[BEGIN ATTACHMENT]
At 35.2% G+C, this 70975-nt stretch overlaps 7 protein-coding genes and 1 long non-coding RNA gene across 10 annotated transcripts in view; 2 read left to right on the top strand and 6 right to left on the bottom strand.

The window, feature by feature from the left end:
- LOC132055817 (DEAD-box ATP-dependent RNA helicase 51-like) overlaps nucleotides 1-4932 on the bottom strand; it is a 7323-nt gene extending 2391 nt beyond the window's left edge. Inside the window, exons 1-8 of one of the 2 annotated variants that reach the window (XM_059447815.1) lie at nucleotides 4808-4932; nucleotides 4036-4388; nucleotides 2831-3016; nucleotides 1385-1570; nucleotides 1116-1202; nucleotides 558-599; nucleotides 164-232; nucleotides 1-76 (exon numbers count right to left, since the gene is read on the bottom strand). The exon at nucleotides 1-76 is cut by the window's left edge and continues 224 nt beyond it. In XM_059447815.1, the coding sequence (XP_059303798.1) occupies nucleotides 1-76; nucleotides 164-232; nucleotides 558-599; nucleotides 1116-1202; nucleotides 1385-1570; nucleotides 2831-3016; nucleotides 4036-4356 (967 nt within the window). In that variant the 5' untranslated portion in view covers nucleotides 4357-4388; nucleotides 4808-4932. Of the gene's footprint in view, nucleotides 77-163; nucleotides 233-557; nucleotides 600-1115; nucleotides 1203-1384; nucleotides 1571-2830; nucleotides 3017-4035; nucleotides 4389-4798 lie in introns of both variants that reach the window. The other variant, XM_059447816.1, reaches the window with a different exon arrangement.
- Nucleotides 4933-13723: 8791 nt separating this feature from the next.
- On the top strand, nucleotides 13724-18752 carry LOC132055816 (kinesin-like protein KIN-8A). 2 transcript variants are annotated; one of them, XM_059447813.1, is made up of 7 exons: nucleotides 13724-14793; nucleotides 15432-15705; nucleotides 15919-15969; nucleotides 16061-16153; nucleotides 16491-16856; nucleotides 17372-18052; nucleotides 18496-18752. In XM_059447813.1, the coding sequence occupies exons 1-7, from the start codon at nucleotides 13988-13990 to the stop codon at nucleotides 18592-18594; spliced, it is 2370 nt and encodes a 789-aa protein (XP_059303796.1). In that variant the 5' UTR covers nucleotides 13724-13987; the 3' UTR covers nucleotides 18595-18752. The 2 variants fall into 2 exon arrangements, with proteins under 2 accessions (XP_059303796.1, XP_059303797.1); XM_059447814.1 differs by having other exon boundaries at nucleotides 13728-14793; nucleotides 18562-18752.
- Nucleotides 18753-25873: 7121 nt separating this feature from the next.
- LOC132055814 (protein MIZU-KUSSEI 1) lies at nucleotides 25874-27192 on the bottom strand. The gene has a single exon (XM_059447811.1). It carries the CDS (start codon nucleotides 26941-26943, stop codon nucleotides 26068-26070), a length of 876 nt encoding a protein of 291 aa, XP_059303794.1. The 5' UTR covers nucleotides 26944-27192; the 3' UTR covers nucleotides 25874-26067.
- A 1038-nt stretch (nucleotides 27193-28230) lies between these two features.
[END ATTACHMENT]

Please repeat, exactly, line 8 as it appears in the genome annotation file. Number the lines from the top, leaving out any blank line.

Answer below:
- A 1038-nt stretch (nucleotides 27193-28230) lies between these two features.